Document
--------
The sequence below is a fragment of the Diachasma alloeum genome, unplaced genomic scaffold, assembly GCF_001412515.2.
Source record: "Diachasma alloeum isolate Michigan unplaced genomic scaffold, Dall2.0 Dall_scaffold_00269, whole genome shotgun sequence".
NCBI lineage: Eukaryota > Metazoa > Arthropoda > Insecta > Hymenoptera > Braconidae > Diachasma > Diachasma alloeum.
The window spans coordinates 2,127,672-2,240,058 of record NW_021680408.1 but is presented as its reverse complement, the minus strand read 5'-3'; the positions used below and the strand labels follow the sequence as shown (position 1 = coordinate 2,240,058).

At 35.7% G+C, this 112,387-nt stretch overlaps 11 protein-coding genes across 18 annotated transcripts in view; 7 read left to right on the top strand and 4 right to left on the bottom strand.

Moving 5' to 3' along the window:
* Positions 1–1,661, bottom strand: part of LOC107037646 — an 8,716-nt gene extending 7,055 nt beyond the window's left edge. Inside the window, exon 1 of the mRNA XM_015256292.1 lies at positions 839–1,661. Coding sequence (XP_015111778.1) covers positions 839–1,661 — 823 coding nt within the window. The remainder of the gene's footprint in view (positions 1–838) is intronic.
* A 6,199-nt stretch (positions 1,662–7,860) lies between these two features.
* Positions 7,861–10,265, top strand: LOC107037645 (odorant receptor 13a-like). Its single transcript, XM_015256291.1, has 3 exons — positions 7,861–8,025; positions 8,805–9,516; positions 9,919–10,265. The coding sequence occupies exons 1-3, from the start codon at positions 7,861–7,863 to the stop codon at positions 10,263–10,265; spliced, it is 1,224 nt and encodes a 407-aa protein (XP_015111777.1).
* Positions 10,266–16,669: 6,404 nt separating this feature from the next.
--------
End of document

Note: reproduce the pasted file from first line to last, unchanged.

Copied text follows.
The sequence below is a fragment of the Diachasma alloeum genome, unplaced genomic scaffold, assembly GCF_001412515.2.
Source record: "Diachasma alloeum isolate Michigan unplaced genomic scaffold, Dall2.0 Dall_scaffold_00269, whole genome shotgun sequence".
NCBI lineage: Eukaryota > Metazoa > Arthropoda > Insecta > Hymenoptera > Braconidae > Diachasma > Diachasma alloeum.
The window spans coordinates 2,127,672-2,240,058 of record NW_021680408.1 but is presented as its reverse complement, the minus strand read 5'-3'; the positions used below and the strand labels follow the sequence as shown (position 1 = coordinate 2,240,058).

At 35.7% G+C, this 112,387-nt stretch overlaps 11 protein-coding genes across 18 annotated transcripts in view; 7 read left to right on the top strand and 4 right to left on the bottom strand.

Moving 5' to 3' along the window:
* Positions 1–1,661, bottom strand: part of LOC107037646 — an 8,716-nt gene extending 7,055 nt beyond the window's left edge. Inside the window, exon 1 of the mRNA XM_015256292.1 lies at positions 839–1,661. Coding sequence (XP_015111778.1) covers positions 839–1,661 — 823 coding nt within the window. The remainder of the gene's footprint in view (positions 1–838) is intronic.
* A 6,199-nt stretch (positions 1,662–7,860) lies between these two features.
* Positions 7,861–10,265, top strand: LOC107037645 (odorant receptor 13a-like). Its single transcript, XM_015256291.1, has 3 exons — positions 7,861–8,025; positions 8,805–9,516; positions 9,919–10,265. The coding sequence occupies exons 1-3, from the start codon at positions 7,861–7,863 to the stop codon at positions 10,263–10,265; spliced, it is 1,224 nt and encodes a 407-aa protein (XP_015111777.1).
* Positions 10,266–16,669: 6,404 nt separating this feature from the next.